Kansas City loses bid for new NASCAR hall
Officials say publicity surrounding selection a boost
It's not whether you win or lose, but how you play the game.
That's the message officials from Unified Government of Wyandotte County are emphasizing, just days after word came down that Kansas City, Kan., had been eliminated from contention for the NASCAR Hall of Fame.
"We don't consider this a setback," Unified Government spokesman Don Denney said Monday. "Clearly, we're now on the national map. We were one of only a few cities considered ... This definitely shows the success and respect our community has earned nationally."
NASCAR confirmed last week that a $110 million proposal from Kansas City, Kan., no longer was under consideration for the hall. Remaining in the race for the lucrative fall of fame are Atlanta, Charlotte, N.C., and Daytona Beach, Fla.
Had KCK earned the hall of fame, it would have been built near the Village West entertainment and tourism district, at the intersections of Interstates 435 and 70.
The district, already home to several of the state's top tourist attractions and a neighbor to the 5-year-old Kansas Speedway, draws approximately 11 million visitors a year.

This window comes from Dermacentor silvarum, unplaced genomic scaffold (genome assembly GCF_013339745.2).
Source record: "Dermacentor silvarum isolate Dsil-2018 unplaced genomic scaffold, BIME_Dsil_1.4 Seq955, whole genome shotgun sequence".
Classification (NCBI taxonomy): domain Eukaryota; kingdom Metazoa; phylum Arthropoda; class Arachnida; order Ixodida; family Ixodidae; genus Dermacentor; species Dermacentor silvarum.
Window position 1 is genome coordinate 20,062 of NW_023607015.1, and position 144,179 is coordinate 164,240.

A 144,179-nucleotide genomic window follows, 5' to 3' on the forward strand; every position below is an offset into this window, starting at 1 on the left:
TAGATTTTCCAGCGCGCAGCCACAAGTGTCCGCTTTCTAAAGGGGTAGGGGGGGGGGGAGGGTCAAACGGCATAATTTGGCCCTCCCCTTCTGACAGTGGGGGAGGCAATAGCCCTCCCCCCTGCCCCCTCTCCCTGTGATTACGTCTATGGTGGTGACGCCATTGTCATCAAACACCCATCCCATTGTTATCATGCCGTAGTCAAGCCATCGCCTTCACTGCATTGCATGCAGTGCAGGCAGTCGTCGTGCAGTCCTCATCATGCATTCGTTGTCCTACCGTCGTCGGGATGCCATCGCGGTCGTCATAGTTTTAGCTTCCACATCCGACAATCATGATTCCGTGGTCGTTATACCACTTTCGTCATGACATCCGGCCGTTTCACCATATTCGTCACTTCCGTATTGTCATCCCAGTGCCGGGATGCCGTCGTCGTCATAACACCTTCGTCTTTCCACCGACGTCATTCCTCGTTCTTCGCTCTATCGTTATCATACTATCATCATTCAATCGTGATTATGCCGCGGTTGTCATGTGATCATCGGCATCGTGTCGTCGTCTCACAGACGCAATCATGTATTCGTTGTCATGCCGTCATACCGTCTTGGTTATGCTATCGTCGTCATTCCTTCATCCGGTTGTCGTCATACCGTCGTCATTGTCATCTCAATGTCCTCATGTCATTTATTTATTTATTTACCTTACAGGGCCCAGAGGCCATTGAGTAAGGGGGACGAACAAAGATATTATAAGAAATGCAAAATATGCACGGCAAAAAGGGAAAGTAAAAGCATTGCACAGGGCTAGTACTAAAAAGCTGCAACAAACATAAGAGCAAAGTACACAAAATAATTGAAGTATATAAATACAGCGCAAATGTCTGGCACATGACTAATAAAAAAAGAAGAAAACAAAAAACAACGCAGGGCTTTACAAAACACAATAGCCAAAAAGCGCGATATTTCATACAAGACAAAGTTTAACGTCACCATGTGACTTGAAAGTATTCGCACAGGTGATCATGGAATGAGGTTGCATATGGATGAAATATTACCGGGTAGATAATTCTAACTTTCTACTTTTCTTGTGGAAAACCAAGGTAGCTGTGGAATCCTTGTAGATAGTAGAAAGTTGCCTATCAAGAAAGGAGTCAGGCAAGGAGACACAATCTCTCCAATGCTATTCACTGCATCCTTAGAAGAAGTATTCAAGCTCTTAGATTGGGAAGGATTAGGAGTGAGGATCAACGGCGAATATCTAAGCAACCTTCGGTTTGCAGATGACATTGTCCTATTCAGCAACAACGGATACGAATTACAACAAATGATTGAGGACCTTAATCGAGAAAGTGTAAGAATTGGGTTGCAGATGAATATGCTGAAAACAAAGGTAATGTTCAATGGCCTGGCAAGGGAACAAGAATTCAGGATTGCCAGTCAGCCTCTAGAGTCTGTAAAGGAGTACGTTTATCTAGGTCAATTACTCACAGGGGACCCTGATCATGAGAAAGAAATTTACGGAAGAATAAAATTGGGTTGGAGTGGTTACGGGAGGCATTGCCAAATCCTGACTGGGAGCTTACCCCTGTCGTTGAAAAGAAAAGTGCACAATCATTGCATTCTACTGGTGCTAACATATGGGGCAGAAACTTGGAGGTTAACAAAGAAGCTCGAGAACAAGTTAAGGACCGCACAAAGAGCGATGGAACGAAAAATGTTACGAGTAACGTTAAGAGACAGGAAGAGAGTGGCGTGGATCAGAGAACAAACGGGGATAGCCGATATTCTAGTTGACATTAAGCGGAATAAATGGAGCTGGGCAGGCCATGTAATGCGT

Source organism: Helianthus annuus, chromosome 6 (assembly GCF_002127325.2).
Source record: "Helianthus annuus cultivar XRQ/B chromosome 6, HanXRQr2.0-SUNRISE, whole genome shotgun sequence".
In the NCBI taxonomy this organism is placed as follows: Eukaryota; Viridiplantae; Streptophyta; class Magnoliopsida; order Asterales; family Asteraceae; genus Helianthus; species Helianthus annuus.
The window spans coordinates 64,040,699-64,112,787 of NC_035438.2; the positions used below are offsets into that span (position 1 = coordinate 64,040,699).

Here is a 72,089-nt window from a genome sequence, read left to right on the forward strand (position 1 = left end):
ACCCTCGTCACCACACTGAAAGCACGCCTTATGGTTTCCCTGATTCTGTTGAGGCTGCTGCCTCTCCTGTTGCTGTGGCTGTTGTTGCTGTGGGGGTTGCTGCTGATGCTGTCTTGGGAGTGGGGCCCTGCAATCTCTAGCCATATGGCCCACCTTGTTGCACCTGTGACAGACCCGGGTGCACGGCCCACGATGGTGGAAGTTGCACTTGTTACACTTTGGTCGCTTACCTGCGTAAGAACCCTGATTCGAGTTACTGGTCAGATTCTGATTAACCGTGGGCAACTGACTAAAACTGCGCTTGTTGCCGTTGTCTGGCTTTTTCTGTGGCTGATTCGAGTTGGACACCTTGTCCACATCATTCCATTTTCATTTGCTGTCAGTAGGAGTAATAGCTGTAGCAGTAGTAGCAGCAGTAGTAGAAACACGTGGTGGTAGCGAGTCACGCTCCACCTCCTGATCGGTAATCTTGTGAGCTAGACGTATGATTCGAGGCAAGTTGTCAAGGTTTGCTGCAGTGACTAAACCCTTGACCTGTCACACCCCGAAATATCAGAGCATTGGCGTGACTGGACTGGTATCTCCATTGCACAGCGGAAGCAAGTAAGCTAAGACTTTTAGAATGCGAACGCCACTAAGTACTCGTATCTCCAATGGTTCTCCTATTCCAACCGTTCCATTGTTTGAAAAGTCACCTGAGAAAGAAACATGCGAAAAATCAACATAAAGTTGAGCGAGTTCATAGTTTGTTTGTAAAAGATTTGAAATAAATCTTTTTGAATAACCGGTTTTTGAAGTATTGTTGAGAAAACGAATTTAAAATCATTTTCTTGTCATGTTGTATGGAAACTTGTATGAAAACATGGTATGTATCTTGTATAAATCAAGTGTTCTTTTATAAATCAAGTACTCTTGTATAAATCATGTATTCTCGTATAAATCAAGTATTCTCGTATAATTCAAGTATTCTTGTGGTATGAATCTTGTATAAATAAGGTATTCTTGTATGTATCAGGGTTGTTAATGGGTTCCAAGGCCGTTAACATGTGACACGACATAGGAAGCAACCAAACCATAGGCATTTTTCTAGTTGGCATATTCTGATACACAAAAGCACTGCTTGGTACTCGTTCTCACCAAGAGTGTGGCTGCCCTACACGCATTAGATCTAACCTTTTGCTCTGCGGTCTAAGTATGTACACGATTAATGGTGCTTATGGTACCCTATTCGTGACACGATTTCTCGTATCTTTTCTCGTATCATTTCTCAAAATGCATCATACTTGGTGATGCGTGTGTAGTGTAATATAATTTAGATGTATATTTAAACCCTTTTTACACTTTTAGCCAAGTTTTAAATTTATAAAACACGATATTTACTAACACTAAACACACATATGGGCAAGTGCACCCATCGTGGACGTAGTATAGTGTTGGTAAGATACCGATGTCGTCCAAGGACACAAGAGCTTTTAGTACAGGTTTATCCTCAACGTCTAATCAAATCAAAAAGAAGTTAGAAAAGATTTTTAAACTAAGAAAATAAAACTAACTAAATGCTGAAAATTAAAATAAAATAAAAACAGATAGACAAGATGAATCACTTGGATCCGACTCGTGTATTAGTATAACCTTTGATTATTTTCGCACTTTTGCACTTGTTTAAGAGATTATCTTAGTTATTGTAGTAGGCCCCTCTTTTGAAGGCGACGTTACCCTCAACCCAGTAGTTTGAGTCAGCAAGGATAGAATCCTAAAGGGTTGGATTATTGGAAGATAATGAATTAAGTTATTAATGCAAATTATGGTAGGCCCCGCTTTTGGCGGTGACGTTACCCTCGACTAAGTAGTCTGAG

KCK Mayor Joe Reardon said, "There is nothing more (Unified Government) could have, or should have done differently" in attempting to lure the hall of fame away from the southeastern sites, where NASCAR has more traditional roots.
"Our proposal balanced the twin needs of creating a financially solid return for NASCAR and a beneficial public-private venture for the citizens of Kansas," Reardon said.
Denney, drawing on Reardon's comments, said the hall of fame's exclusion from western Wyandotte County only "enhances opportunities to acquire other destination type developments."
He also said the publicity gained from NASCAR's consideration of KCK for the hall of fame should work to solidify the area's reputation as a viable market for other major developments.
"It was priceless," Denney said.
Estimates indicated that landing the hall of fame would have provided a financial boon to Kansas City, Kan.
Those estimates include drawing between 750,000 and 1 million tourists to the area each year and generating as much as $65 million in additional revenues.